New Congress Starts under Shadow of Old Problems

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CAPITOL HILL - On a bright and sunny day inside the Washington Beltway, lawmakers old and new alike took the oath of office Thursday as the the first day of the new 113th Congress began.

Lawmakers officially kicked off the start of the new session by electing their leaders, including Rep. John Boehner, who will keep his job as Speaker of the House.

**Speaker of the House John Boehner was re-elected to his post but not without a challenge. John Jessup explains more, on CBN Newswatch, Jan. 3.

While some appeared hopeful, others were not, especially in light of what's on their plate and current public sentiment about politics in Washington.

With a meager 18 percent approval rating, Americans have a sour view of lawmakers, their image hurt by the partisan bickering over the fiscal cliff.

It doesn't help that the last session of Congress won the distinction of being "the least-productive Congress in 65 years."

This morning, some on Capitol Hill started the first day at a bipartisan prayer service.

House Chaplain Father Patrick Conroy reminded them that they are called to be servants.

"That each member might fully understand who they are called to be, someone much greater than they might be able to imagine themselves to be now - not because they've got power or because they've got authority, but because they have servanthood," Conroy said.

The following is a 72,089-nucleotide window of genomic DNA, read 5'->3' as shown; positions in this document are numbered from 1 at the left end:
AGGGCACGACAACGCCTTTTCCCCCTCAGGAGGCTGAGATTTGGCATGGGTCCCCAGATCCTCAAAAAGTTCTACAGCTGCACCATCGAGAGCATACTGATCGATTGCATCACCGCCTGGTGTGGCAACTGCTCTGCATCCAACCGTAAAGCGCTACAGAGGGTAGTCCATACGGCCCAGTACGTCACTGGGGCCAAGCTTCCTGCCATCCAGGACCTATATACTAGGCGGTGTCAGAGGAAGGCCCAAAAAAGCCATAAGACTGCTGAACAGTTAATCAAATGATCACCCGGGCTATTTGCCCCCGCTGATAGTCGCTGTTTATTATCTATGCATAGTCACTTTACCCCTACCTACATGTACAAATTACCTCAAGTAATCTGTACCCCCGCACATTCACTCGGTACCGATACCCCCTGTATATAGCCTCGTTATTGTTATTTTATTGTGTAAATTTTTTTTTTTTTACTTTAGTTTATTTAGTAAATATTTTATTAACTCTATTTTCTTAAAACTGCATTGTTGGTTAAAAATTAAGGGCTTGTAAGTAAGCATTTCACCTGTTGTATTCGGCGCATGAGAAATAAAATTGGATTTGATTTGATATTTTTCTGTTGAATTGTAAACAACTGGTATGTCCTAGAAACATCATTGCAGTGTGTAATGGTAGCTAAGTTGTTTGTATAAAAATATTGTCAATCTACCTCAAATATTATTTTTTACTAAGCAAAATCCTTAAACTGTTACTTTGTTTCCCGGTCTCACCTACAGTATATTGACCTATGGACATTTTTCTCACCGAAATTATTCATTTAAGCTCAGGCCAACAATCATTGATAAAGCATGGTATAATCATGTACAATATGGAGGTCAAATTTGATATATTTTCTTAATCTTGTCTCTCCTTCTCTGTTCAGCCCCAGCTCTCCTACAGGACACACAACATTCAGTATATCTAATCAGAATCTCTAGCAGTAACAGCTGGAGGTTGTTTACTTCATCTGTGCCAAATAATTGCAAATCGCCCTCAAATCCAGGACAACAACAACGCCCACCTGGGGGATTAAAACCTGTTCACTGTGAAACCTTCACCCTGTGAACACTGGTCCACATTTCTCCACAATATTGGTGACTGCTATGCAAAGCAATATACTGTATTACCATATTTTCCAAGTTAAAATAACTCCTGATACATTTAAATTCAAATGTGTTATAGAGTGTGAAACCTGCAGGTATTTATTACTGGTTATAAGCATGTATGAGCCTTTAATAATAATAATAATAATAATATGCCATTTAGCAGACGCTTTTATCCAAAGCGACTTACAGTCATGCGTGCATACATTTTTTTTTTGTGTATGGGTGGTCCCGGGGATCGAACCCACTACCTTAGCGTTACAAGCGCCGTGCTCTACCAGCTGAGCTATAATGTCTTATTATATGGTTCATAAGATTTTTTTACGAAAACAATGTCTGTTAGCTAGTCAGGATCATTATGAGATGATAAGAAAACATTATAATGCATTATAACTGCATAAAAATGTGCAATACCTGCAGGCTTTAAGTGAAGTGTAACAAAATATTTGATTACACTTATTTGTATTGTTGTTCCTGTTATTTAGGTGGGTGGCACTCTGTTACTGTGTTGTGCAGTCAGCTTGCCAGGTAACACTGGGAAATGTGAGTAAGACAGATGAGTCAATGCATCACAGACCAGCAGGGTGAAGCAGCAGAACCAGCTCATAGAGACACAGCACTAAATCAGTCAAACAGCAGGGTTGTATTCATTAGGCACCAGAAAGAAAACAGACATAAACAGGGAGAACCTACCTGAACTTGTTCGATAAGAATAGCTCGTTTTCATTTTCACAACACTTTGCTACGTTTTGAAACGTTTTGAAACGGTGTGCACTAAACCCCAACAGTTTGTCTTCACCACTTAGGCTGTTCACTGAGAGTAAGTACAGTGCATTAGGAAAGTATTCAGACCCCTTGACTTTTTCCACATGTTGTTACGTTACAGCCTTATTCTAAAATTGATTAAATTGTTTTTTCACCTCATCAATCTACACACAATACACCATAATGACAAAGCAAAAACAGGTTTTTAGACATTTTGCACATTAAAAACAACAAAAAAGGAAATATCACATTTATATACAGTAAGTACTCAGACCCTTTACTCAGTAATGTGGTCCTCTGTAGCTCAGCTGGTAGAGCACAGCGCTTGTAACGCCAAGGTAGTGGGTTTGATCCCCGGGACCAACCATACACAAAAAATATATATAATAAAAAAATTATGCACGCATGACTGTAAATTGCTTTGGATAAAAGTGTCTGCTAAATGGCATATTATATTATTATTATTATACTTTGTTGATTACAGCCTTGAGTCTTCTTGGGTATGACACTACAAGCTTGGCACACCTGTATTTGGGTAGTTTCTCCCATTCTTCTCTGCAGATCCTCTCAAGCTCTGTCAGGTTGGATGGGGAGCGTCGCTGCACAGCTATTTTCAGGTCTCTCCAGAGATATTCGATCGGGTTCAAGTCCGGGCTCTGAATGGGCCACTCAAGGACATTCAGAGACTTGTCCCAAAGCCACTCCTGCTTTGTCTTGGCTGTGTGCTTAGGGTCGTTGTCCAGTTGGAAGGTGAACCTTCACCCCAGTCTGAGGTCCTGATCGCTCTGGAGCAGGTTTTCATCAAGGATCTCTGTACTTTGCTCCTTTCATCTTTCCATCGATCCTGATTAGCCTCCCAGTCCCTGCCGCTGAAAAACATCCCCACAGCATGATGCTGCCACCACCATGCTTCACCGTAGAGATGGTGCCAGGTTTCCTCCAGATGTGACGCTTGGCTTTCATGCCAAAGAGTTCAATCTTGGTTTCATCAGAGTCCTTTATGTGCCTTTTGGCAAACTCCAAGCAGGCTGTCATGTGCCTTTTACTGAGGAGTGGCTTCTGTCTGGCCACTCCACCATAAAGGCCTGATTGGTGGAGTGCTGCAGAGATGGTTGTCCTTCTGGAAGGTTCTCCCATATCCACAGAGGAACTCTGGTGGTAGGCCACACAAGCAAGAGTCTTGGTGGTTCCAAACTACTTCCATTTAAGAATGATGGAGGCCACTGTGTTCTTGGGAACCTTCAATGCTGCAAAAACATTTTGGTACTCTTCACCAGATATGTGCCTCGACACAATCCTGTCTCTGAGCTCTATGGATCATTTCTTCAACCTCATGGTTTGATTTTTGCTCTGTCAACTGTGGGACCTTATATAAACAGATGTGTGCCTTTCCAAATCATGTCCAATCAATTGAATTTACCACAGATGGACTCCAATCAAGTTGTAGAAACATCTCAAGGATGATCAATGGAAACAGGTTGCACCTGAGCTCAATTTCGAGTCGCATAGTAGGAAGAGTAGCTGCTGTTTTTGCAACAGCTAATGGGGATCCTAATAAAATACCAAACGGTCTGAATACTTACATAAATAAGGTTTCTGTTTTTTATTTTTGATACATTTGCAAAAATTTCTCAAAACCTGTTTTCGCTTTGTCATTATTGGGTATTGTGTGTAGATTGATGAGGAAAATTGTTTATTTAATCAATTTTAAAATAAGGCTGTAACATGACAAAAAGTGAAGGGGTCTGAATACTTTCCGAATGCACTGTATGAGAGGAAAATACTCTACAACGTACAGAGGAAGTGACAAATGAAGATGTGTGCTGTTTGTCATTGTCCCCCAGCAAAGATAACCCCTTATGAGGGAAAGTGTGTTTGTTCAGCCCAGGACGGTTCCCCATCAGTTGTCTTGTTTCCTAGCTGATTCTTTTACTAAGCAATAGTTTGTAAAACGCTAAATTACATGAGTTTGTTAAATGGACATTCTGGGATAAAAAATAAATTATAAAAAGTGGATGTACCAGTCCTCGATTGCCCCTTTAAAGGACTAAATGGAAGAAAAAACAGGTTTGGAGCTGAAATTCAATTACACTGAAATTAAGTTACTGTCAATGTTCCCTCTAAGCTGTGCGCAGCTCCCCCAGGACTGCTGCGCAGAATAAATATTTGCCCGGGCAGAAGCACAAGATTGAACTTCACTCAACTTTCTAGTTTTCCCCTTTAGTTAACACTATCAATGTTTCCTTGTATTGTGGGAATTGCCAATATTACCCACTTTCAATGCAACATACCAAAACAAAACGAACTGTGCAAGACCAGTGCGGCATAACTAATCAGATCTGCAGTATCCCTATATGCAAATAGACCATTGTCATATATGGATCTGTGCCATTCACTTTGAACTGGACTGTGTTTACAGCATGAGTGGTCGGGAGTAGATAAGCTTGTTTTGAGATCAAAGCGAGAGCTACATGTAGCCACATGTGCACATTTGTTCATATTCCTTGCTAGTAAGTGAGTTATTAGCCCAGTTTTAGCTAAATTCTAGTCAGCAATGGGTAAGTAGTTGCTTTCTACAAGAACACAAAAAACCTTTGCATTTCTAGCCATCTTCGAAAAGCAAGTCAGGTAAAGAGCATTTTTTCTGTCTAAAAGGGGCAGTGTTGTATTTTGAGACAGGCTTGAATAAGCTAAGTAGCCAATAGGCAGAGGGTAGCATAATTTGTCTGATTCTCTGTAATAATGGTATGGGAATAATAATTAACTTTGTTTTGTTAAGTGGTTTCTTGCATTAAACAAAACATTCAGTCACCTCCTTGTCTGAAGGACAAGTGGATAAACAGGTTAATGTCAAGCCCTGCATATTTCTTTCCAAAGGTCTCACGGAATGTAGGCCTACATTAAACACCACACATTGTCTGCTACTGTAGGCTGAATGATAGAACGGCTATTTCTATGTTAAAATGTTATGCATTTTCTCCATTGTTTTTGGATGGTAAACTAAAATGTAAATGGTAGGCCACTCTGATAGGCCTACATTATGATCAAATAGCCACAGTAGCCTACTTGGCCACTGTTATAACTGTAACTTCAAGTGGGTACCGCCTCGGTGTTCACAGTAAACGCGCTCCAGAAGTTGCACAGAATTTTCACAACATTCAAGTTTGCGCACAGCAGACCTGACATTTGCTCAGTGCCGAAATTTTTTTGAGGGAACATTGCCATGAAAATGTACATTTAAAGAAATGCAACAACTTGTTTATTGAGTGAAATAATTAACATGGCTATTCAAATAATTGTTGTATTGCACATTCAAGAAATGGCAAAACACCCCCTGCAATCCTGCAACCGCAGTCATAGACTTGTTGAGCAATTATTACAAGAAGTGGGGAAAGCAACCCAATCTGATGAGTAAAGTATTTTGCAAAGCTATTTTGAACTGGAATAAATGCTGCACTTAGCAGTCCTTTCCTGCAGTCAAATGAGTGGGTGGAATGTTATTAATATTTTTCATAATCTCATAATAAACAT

But both parties remain deeply divided over key issues like gun control, immigration reform, jump-starting a slow economy, and tackling the massive $16.4 trillion debt and deficit spending.

With so much unfinished business from the last Congress, the new Congress with some new faces will have to deal with many of the same old problems.

Earlier, Sen. Mark Kirk, R-Ill., who had been absent for the past year while recovering from a stroke, slowly walked up the 45 steps to the Senate, as Senate leaders were ready at the top to greet him.

"A courageous man," said Senate Majority Leader Harry Reid, D-Nev.

As he entered the building, resting on a cane, Biden and Sen. Joe Manchin, D-W.Va., helped Kirk take off his coat. The senator said he was glad to be back.

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John Jessup

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John Jessup serves as the main news anchor for CBN, a position he assumed after 10 years reporting for the network in Washington, D.C. His work in broadcast news has earned him several awards in reporting, producing, and coordinating elections coverage. Follow John on Twitter @JohnCBNNews and "like" him at Facebook.com/John.V.Jessup.